10. I stumbled upon this unsubmitted report by L.D. Sandidge, who served on Daniel Ruggles' staff. Particularly valuable for his discussion of the attack on William Tecumseh Sherman's camp on the morning of April 6. Link will be at the bottom. On the evening prior to the battle, I encamped Ruggles' division of three brigades and four batteries of artillery and a battalion of cavalry extending Bragg's line to the left, and instead of placing the left brigade en potence with the alignment, I found that Hardee's line did not rest on Owl creek. I extended the left brigade on continu
  11. I am currently piecing April 7 together and it is quite a difficult battle to figure out, particularly on the Confederate side with the units being jumbled together and accounts differing so much.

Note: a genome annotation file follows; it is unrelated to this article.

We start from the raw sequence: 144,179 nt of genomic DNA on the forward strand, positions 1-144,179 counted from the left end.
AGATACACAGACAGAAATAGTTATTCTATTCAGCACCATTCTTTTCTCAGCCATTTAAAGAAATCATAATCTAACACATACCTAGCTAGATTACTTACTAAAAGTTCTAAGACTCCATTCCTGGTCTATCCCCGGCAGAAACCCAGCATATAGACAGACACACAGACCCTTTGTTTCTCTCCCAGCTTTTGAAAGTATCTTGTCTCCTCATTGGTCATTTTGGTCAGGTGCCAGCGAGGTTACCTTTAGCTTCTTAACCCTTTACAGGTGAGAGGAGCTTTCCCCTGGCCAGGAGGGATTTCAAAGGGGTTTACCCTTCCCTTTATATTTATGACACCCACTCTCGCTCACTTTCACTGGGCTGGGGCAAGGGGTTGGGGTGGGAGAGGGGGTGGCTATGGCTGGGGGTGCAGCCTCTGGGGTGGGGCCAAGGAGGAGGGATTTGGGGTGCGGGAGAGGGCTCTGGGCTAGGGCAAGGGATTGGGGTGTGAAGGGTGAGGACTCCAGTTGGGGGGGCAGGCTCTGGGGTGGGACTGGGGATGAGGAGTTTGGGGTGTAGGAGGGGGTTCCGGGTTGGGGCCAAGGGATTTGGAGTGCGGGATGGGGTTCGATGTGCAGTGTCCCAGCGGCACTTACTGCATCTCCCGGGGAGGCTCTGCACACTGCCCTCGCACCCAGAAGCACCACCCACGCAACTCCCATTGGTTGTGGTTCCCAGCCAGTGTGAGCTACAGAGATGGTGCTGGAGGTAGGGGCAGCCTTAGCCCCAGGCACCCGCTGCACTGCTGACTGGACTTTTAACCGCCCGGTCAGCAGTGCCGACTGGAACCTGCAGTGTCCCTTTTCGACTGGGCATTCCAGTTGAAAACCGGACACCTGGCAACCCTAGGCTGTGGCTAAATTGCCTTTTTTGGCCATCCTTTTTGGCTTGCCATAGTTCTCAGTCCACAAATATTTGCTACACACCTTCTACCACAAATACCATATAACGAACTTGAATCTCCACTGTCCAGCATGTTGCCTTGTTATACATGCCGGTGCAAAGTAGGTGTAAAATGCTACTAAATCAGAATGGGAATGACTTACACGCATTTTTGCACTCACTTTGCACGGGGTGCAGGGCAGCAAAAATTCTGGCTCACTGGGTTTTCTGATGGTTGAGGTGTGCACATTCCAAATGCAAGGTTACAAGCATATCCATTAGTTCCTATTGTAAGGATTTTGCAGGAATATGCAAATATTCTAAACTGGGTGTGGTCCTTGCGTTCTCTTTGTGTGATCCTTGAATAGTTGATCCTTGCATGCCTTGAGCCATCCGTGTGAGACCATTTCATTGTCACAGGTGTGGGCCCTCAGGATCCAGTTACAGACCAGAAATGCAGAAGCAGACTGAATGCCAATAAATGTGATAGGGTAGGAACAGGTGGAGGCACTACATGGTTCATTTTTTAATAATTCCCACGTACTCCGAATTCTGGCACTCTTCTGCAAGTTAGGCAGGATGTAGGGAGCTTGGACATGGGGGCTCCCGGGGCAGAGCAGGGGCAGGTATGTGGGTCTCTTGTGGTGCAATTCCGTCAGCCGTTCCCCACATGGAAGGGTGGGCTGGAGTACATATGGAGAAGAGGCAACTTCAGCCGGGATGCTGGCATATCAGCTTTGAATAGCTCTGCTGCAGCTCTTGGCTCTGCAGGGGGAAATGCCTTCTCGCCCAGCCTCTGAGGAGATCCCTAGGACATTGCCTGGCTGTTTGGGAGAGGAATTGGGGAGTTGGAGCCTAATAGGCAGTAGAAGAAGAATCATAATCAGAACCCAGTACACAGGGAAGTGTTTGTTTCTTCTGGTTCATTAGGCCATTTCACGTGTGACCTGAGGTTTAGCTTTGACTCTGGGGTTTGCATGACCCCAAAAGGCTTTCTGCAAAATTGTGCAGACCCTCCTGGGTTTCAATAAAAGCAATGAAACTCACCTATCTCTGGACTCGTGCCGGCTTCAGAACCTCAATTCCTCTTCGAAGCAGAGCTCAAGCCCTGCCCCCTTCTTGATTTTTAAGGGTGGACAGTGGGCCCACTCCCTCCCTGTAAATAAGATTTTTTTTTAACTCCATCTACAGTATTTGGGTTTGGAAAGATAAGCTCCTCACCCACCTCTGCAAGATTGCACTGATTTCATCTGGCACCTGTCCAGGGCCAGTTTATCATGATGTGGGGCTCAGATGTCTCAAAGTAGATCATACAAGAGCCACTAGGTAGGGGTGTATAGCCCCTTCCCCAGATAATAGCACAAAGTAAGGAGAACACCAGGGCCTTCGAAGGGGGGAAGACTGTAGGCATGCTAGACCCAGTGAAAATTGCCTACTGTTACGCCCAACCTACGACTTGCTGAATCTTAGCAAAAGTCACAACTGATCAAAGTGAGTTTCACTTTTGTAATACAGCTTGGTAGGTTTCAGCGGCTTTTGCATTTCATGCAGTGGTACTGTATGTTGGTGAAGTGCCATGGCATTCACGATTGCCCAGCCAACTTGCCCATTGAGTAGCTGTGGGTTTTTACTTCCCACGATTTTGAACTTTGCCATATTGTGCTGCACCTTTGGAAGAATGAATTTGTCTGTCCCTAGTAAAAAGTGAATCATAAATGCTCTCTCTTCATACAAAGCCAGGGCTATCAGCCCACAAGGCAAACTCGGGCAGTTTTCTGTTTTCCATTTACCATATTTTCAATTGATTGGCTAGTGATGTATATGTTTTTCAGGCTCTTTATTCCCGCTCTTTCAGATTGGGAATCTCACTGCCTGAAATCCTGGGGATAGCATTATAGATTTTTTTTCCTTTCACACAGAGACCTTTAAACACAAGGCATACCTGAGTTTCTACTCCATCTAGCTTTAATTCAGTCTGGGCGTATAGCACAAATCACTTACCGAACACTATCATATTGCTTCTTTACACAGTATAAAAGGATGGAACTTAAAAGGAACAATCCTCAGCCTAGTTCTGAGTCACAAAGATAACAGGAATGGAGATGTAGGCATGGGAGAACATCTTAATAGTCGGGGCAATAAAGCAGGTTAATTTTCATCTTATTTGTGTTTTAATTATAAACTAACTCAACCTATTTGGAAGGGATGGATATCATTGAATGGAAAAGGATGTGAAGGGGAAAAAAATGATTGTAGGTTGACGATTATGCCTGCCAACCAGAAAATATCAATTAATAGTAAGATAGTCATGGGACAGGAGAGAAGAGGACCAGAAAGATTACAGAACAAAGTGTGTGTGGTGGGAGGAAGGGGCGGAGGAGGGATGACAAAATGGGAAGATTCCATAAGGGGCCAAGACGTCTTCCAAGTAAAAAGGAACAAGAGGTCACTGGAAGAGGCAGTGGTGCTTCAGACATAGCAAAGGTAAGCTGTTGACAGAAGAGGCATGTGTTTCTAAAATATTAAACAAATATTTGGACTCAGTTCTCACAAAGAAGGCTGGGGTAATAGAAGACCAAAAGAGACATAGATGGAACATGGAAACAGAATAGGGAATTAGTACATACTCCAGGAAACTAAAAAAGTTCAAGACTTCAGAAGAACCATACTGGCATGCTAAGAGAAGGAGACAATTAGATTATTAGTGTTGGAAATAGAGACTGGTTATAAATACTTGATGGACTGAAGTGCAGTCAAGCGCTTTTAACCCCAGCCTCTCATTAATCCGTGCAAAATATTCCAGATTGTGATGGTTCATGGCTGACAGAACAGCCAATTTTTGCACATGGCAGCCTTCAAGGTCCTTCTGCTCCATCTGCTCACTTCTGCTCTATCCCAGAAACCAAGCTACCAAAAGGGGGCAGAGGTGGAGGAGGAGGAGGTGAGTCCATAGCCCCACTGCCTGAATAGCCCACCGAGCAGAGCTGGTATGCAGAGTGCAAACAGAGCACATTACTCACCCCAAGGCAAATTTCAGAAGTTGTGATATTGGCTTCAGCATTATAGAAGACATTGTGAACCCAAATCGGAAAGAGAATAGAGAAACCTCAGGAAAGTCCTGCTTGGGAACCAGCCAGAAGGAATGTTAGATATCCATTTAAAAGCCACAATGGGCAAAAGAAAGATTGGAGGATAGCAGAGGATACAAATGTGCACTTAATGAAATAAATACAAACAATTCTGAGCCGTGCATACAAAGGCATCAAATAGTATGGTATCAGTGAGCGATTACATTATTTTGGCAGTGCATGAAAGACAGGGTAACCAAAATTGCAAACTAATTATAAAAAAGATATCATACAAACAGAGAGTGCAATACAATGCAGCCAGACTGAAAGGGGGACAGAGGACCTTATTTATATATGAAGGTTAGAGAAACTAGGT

12. For those who doubted it, in my research I have found proof of the Watson Battery at Shiloh, from Clarke's Diary of the War of Separation, which includes Alexander Walker's Shiloh report for the New Orleans Delta. He has the Watson Battery in the bombardment of Pittsburg Landing late on April 6. "The artillery were all hurried forward to complete the work. Thirty-six of our best guns were now brought into position on a ridge at a distance of three-fourths of a mile from the enemy's main body. There was the Watson heavy battery, of Breckinridge's Division, among the first to take it
  13. Maybe Grant sustained Mason to help out a fellow from Ohio? Just a thought as he might have smarted at the accusations against the state. At any rate, it is very much human nature to blame a whole group, even if the 1st, 4th, and 20th Tennessee did not conform to the stereotype about Tennessee troops at Shiloh.
  14. Thanks, I read over Haydon's article, and offered some important tactical and staff details. Thanks for pointing me to it.